Coronavirus: What is it?
Corona virus disease 2019 (COVID-19) is a respiratory illness that can spread from person to person; this virus was first emerged in China in late December that has claimed more than 3,300 lives worldwide.
Following the outbreak, the World Health Organization has declared a global health emergency and warned countries against assuming that this virus won’t hit by this virus.
The novel coronavirus, identified by Chinese authorities on January 7 and since named SARS-CoV-2, is a bunch of many viruses causing illnesses ranging from the common cold to more severe illness such as severe acute respiratory syndrome (SARS) and the Middle East respiratory syndrome (MERS). This is a new virus that had not been previously identified in humans.
Countries around the world are magnifying their efforts to beat this new virus. Here is everything that you need to know.
• How does COVID-19 spread?
Since COVID-19 is a respiratory illness, according to WHO this can be transmitted through droplets of different sizes. According to current evidence by WHO, COVID-19 virus is primarily transmitted between people through respiratory droplets and contact routes. This virus is spread mainly between people who are in close contact with one another (within about 6 feet) through respiratory droplets produced when an infected person coughs or sneezes into the mouth or nose of an uninfected person.
In an analysis another reason for the spread of covid-19 may be possible that you can also pick up the virus by touching a surface or object that an infected person has touched that has the virus on it and then touching your own mouth, nose, or eyes with your hand, but this is not thought to be the main way the virus spreads.
In most of the cases, people are diagnosed with this disease when they are the most symptomatic. Basically those people with bad immune system are more prone to catching this virus. Because of low immunity of an individual the virus spreads quickly from person to person around the world and may be months before an effective vaccine is developed.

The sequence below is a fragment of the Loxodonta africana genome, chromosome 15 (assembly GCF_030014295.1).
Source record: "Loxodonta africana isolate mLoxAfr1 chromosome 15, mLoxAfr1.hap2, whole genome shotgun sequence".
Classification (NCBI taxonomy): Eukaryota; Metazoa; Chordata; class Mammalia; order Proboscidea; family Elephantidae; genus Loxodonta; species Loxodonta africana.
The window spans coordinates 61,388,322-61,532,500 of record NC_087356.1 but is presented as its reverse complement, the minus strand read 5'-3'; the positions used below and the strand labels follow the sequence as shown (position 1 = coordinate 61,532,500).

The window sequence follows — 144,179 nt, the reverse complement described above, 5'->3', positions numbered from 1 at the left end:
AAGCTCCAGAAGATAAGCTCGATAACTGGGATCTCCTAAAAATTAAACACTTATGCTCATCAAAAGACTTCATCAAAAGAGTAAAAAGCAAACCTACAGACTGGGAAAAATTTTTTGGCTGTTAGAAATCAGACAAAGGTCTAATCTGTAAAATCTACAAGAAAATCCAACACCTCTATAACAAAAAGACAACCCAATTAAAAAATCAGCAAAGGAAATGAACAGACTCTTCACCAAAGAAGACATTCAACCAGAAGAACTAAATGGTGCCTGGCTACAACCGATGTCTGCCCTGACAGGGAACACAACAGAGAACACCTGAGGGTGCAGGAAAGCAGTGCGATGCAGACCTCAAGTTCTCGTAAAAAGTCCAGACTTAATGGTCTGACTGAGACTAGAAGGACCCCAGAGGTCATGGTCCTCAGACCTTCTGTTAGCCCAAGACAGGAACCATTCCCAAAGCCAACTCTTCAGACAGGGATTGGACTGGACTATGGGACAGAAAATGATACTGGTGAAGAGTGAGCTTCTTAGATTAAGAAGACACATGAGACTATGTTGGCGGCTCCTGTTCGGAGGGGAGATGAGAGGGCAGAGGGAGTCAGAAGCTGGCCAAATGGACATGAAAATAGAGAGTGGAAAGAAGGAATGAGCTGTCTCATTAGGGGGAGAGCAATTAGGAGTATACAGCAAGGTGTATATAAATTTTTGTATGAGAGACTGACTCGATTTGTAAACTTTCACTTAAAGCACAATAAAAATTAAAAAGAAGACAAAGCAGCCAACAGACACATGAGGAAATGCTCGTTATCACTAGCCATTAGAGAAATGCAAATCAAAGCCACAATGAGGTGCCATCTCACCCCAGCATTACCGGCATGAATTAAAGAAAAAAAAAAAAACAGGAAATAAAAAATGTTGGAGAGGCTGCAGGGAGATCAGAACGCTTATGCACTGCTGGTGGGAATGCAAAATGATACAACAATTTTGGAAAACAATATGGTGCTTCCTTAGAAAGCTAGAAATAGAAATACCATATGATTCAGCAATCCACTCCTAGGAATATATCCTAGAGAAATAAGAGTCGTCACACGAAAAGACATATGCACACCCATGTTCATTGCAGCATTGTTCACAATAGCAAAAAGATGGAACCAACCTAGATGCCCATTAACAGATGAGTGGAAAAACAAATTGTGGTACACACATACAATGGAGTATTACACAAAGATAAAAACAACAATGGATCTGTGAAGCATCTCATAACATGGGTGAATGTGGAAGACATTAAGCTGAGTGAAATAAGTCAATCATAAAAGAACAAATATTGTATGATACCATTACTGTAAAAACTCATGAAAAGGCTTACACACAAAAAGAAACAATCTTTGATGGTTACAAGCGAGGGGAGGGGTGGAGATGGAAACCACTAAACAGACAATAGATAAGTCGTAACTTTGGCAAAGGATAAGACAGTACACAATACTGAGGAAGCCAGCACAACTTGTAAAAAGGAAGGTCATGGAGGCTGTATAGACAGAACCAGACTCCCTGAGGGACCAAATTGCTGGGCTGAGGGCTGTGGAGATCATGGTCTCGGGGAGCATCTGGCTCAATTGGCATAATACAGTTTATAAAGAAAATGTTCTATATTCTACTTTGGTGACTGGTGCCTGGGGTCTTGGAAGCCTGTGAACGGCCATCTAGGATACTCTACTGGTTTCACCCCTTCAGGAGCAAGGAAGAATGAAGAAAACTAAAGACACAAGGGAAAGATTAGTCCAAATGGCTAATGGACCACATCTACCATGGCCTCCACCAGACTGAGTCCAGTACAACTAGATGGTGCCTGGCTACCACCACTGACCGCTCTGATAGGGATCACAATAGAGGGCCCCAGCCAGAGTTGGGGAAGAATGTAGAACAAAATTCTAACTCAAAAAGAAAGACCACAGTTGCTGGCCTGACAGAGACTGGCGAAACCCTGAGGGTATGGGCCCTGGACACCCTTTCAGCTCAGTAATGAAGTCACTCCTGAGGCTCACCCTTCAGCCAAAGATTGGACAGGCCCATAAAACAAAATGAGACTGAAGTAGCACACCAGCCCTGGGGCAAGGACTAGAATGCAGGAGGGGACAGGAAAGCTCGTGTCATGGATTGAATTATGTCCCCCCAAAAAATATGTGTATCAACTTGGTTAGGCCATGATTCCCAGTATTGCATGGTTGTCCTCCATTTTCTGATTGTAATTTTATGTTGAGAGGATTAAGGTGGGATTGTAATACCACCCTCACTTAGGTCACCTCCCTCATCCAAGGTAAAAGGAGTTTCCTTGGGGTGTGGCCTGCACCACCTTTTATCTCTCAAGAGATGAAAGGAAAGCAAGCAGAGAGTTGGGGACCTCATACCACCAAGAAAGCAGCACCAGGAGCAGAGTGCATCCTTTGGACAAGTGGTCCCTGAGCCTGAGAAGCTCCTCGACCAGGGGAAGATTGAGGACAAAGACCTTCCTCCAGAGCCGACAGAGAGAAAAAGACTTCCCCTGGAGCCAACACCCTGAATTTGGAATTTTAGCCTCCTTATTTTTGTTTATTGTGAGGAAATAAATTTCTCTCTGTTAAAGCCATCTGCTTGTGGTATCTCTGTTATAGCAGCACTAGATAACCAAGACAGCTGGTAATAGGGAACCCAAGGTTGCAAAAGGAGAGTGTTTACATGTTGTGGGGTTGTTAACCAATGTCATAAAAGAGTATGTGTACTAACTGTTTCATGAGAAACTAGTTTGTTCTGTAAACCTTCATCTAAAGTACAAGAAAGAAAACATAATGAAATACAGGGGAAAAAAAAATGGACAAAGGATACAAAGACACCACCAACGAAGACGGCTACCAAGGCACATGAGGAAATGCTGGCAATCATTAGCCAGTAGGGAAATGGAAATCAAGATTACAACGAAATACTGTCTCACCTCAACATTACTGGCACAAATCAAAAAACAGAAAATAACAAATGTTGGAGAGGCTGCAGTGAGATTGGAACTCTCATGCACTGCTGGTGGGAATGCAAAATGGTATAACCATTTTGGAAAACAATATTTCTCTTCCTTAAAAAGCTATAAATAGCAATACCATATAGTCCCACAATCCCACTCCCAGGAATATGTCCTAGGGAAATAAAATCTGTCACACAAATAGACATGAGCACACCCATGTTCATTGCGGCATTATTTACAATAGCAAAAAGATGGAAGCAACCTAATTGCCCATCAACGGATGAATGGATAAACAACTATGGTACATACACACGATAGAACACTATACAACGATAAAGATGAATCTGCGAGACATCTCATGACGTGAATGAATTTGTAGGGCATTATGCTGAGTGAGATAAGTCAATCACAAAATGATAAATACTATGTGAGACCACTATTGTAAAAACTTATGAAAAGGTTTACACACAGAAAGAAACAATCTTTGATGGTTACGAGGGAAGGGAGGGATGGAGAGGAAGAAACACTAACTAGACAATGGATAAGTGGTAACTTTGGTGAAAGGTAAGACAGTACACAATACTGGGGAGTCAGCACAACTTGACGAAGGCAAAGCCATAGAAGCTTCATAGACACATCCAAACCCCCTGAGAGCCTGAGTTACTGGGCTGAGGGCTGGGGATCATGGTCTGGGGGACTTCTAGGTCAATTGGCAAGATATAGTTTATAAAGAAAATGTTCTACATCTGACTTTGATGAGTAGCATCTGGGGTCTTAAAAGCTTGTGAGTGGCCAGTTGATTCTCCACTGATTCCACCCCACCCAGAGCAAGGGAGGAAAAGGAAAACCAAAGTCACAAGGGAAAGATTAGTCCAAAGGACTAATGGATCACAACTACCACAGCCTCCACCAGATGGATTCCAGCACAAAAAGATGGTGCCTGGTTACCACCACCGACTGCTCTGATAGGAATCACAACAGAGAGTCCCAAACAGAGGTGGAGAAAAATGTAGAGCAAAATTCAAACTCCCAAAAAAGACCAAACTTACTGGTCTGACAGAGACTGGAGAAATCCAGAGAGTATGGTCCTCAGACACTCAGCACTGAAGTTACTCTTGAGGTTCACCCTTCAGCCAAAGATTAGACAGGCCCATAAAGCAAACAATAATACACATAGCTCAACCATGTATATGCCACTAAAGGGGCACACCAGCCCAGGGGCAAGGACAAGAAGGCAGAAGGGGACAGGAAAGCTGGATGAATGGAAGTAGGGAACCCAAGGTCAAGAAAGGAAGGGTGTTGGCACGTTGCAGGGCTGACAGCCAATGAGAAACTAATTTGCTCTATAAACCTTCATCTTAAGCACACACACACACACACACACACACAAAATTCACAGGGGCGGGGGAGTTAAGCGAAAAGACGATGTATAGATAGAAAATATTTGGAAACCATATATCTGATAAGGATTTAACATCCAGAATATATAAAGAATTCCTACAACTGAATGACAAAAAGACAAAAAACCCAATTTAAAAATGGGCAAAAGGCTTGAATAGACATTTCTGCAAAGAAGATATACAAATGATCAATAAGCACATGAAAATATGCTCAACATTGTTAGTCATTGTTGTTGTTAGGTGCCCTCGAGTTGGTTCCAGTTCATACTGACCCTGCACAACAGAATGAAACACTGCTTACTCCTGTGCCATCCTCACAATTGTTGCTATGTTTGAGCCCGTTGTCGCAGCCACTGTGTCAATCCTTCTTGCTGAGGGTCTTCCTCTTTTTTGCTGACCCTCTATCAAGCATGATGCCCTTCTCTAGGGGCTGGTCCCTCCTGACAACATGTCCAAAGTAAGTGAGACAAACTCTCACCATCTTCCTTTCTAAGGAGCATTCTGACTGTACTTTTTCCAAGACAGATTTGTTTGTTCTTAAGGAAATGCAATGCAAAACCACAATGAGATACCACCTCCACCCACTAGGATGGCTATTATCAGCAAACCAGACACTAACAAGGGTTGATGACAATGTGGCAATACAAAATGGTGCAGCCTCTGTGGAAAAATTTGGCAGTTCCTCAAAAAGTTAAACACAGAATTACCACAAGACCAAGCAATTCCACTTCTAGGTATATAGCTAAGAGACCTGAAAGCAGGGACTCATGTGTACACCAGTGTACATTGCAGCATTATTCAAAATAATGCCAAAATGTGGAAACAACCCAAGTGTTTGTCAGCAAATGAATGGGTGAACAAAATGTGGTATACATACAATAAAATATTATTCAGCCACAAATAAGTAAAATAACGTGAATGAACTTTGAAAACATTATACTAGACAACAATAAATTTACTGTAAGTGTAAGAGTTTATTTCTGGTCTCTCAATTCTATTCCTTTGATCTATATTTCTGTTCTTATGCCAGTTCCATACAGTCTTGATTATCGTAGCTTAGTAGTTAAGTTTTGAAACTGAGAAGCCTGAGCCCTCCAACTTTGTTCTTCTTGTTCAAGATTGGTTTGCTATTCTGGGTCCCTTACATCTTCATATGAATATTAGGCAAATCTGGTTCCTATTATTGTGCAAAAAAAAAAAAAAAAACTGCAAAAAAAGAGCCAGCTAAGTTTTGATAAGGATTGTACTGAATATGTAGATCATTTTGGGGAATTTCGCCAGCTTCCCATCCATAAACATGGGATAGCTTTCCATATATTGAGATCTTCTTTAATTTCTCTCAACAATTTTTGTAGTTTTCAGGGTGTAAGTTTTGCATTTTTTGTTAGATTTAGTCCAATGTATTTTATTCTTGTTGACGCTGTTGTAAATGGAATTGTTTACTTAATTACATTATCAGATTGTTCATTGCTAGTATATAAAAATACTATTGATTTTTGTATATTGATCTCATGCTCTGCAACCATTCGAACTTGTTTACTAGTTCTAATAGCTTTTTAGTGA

• Common symptoms of COVID-19
According to the WHO, the usual symptoms of this virus Covid-19 are mild to severe respiratory illness causing
• Shortness of breath and breathing difficulties
In more severe cases of illness, it can also to result in
• Multiple organ failure and even death.
According to the latest news the incubation period – the amount of time between infection and the onset of symptoms – range from one to 14 days. In most cases the infected people show symptoms within five to six days. However, patients with this disease may not see any symptoms despite having the virus in their systems.
•Things you can do in order to Prevent Yourself From Covid-19
a) Strictly follow Social Distancing:
• Avoid big gatherings, functions etc.
• Maintain a safe distance of at least one Meter between you and other people during this time.
• When you are in public places, make sure to maintain a safe distance, especially if someone there is having symptoms such as cough, fever etc. to avoid direct droplet contact.
• Stay at home as much as possible.
• Avoid any kind of physical contact like handshakes, handholding or hugs.
• Avoid touching surfaces such as tabletops, chairs, door handles etc.
b) Practice good hygiene:
• Wash your hands frequently using soap and water, especially after coming home from outside or meeting other people.
• How deadly is it?
The symptoms of this new virus can lead to pneumonia in both lungs, resulting in multi-organ failure and in some cases death.
With a huge number of deaths recording till now, the number of fatalities from this newly spread virus has surpassed the toll of the 2002-2003 SARS outbreaks, which also originated in China.
According to the past records SARS killed about 9 percent of those it infected – nearly 800 people worldwide and more than 300 in China alone. MERS, which did not spread as widely, was more deadly, killing one-third of the people who were infected.
Covid-19 is more extensive and widespread in China as compared to SARS in terms of case numbers; the mortality rate remains considerably lower at approximately 2 percent, according to the WHO.